• Dyslexia (difficulty with language processing, including reading and writing)
  • Dysgraphia (difficulty in graphomotor or writing skills)
  • Dyscalculia (math and number related processing difficulty)
  • Auditory processing disorder (inability to differentiate between sounds)
  • Language processing disorder (difficulty with word and meaning association)
  • Visual Motor/Perceptual disorders
  • Nonverbal learning deficit (difficulty in processing nonverbal clues)
  • Related disorders include ADHD (difficulty in concentrating on the given task), dyspraxia (muscle control deficits), memory related deficits and deficits in planning and organising tasks.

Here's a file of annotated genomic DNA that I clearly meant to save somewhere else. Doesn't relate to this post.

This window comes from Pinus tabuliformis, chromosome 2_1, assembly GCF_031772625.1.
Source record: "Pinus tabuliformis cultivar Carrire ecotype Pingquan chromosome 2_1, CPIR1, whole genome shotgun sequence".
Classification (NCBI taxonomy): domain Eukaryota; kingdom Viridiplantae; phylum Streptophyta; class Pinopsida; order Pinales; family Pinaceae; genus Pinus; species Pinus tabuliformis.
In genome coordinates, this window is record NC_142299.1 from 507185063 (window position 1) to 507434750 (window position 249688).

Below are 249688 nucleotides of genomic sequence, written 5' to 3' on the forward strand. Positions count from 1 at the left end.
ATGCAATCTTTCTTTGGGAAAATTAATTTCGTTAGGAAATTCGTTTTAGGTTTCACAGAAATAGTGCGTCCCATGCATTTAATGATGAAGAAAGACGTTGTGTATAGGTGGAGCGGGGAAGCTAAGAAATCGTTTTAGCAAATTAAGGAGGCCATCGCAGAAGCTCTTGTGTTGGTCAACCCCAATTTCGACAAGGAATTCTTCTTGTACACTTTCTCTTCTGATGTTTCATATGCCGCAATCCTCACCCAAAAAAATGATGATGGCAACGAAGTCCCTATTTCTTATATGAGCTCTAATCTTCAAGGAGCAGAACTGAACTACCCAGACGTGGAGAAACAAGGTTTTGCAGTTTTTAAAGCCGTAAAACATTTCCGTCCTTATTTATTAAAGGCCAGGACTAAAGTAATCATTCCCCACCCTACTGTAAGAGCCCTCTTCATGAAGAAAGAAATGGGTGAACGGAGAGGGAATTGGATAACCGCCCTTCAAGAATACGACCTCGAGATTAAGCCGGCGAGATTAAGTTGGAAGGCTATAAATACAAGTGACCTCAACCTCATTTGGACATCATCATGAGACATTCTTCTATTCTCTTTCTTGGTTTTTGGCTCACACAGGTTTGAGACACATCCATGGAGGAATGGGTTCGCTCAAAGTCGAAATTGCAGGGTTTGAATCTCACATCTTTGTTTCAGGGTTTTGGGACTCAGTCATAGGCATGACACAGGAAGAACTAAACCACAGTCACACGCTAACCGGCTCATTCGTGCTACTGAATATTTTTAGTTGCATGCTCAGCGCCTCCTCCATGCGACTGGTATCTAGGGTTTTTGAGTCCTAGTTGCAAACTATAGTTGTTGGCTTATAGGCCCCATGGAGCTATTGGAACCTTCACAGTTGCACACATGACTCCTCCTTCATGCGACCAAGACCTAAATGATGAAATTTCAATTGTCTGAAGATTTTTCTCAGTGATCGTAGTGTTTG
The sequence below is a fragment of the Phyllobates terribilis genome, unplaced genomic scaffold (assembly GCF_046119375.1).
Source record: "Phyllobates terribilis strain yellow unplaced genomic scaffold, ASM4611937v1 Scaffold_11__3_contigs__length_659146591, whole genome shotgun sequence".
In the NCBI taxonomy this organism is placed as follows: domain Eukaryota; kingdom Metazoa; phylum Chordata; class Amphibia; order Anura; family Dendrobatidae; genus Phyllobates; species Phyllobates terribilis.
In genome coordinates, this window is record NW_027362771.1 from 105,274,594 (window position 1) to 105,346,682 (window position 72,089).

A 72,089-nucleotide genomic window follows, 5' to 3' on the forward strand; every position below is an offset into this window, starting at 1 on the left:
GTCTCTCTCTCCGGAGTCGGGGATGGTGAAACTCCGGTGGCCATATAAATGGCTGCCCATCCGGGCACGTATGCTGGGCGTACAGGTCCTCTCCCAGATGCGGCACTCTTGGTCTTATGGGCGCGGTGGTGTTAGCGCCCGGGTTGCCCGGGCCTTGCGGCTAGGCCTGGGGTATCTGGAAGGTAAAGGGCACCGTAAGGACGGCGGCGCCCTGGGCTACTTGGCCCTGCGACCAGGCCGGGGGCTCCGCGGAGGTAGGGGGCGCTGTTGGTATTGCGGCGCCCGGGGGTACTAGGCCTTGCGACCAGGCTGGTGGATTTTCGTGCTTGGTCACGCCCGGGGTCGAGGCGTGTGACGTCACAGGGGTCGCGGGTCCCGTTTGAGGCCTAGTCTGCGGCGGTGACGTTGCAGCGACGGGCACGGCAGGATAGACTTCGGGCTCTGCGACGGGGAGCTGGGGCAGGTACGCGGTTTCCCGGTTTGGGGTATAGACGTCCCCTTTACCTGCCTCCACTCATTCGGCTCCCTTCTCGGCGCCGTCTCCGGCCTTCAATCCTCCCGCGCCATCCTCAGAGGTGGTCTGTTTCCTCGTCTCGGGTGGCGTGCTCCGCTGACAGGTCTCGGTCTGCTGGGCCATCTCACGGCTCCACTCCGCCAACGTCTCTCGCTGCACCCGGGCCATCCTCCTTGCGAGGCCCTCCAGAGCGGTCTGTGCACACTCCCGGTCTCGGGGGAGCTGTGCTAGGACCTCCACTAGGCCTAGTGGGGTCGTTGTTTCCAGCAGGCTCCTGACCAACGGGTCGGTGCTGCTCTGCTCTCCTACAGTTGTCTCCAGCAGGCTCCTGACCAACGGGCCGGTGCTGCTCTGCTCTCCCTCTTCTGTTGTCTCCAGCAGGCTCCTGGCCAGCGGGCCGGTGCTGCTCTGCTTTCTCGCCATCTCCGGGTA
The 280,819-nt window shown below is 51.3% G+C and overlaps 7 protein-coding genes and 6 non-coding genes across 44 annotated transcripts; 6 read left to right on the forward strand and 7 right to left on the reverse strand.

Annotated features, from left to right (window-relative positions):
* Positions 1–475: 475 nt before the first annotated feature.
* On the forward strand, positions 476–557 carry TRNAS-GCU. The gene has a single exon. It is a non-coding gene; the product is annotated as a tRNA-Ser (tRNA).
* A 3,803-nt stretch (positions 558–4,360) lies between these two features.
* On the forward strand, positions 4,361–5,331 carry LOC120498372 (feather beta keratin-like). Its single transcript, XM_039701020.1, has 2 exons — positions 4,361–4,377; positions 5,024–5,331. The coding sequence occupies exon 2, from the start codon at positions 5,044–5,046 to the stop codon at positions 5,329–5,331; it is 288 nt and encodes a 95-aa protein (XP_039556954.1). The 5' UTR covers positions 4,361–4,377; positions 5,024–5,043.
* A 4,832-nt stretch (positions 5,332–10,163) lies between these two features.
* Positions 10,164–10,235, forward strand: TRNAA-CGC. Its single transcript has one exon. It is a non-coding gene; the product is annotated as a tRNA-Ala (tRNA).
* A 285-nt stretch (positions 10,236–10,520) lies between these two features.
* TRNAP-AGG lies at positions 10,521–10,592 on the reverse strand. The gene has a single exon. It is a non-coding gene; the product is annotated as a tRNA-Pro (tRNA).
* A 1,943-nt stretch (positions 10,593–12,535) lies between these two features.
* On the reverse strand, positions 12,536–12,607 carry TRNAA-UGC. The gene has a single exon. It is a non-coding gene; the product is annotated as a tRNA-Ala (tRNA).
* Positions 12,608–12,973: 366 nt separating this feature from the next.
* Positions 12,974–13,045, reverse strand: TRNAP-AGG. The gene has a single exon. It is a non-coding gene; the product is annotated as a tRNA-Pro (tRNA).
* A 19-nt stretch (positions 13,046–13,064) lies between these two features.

It is important to know that each of these conditions has symptoms that are unique to it as well as overlapping with other conditions. However, a child who displays some learning deficit or difficulty is almost always labelled as lazy, diffident or even “dumb”. The first step is to realise that it is NOT so. These conditions do exist and the earlier it is diagnosed, the earlier the child can be helped with strategies to cope and to narrow the gaps in learning. A proper assessment of the child who shows symptoms of lagging behind in class level academics by a special educator or in most cases, by a team consisting of pediatrician, special educator, psychologist/ counsellor will help to differentiate between SLD and other conditions. The key is to get the assessment done as early as possible, so that the condition can be identified. There is no “cure” for specific learning disabilities because it is not a disease. There is no magic wand that wills the condition away. However, “remedial education” is necessary to help the child cope with this invisible handicap. Remediation includes teaching the child using the learning style that works best for each child, helping to overcome the learning and skill gaps, and imparting learning strategies that will help in independent functioning. The goal is to help the child integrate into the learning environment and cope academically, so that it has minimal effects on the social, emotional and intellectual capabilities of the child, and later, of the adult that he/she grows into.